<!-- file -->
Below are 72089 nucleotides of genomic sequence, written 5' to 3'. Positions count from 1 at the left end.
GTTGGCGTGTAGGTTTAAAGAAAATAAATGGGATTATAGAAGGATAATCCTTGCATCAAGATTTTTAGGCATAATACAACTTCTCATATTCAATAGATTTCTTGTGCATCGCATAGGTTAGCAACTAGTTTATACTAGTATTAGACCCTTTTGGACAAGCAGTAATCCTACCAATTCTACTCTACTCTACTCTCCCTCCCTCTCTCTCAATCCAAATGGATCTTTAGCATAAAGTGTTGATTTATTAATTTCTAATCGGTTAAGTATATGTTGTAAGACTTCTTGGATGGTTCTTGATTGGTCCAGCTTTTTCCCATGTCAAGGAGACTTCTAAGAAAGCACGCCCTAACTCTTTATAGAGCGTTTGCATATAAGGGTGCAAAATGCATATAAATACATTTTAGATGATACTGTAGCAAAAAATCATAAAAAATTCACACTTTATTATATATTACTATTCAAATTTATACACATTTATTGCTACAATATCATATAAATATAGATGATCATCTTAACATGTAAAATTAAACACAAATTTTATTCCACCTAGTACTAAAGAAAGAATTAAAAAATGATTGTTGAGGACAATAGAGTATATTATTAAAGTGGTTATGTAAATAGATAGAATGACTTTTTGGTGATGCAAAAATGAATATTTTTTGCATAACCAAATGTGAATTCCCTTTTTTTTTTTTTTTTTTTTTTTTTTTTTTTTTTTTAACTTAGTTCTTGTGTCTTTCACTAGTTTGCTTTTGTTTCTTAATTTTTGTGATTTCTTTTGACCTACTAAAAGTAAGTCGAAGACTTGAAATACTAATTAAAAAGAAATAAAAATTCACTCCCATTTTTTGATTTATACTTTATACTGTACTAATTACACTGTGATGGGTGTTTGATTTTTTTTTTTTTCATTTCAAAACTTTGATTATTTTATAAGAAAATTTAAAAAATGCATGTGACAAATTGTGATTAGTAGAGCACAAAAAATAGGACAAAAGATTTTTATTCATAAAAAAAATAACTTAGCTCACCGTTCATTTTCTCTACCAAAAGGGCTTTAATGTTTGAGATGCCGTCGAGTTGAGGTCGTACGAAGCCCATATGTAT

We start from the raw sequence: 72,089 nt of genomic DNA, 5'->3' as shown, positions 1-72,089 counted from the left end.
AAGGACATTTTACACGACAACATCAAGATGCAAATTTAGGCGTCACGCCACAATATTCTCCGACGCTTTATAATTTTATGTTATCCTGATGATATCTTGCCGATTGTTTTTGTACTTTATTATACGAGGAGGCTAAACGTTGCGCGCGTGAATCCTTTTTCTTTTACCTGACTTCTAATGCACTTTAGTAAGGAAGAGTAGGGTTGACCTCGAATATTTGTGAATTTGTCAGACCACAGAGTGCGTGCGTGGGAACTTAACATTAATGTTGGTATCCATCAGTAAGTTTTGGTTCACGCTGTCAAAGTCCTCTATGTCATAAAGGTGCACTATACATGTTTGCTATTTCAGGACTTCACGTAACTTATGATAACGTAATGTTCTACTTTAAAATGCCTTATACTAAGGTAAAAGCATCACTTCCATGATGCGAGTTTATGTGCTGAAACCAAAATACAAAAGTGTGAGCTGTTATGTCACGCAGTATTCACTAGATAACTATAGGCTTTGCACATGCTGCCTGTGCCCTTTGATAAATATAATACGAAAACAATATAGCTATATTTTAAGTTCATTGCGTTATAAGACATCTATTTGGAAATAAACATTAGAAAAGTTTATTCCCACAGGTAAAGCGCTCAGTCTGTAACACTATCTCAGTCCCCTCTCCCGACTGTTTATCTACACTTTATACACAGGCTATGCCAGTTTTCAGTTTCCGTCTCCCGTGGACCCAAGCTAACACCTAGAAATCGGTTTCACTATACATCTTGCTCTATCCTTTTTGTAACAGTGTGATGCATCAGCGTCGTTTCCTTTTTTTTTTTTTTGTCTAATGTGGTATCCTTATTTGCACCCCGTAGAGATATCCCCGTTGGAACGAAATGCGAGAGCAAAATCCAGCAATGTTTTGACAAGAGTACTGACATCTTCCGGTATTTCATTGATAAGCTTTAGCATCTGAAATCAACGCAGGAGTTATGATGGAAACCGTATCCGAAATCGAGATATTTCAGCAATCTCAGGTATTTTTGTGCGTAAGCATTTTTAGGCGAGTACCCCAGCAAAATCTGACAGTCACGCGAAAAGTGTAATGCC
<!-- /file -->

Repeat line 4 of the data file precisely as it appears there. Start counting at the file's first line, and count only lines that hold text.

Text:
AAGGACATTTTACACGACAACATCAAGATGCAAATTTAGGCGTCACGCCACAATATTCTCCGACGCTTTATAATTTTATGTTATCCTGATGATATCTTGCCGATTGTTTTTGTACTTTATTATACGAGGAGGCTAAACGTTGCGCGCGTGAATCCTTTTTCTTTTACCTGACTTCTAATGCACTTTAGTAAGGAAGAGTAGGGTTGACCTCGAATATTTGTGAATTTGTCAGACCACAGAGTGCGTGCGTGGGAACTTAACATTAATGTTGGTATCCATCAGTAAGTTTTGGTTCACGCTGTCAAAGTCCTCTATGTCATAAAGGTGCACTATACATGTTTGCTATTTCAGGACTTCACGTAACTTATGATAACGTAATGTTCTACTTTAAAATGCCTTATACTAAGGTAAAAGCATCACTTCCATGATGCGAGTTTATGTGCTGAAACCAAAATACAAAAGTGTGAGCTGTTATGTCACGCAGTATTCACTAGATAACTATAGGCTTTGCACATGCTGCCTGTGCCCTTTGATAAATATAATACGAAAACAATATAGCTATATTTTAAGTTCATTGCGTTATAAGACATCTATTTGGAAATAAACATTAGAAAAGTTTATTCCCACAGGTAAAGCGCTCAGTCTGTAACACTATCTCAGTCCCCTCTCCCGACTGTTTATCTACACTTTATACACAGGCTATGCCAGTTTTCAGTTTCCGTCTCCCGTGGACCCAAGCTAACACCTAGAAATCGGTTTCACTATACATCTTGCTCTATCCTTTTTGTAACAGTGTGATGCATCAGCGTCGTTTCCTTTTTTTTTTTTTTGTCTAATGTGGTATCCTTATTTGCACCCCGTAGAGATATCCCCGTTGGAACGAAATGCGAGAGCAAAATCCAGCAATGTTTTGACAAGAGTACTGACATCTTCCGGTATTTCATTGATAAGCTTTAGCATCTGAAATCAACGCAGGAGTTATGATGGAAACCGTATCCGAAATCGAGATATTTCAGCAATCTCAGGTATTTTTGTGCGTAAGCATTTTTAGGCGAGTACCCCAGCAAAATCTGACAGTCACGCGAAAAGTGTAATGCC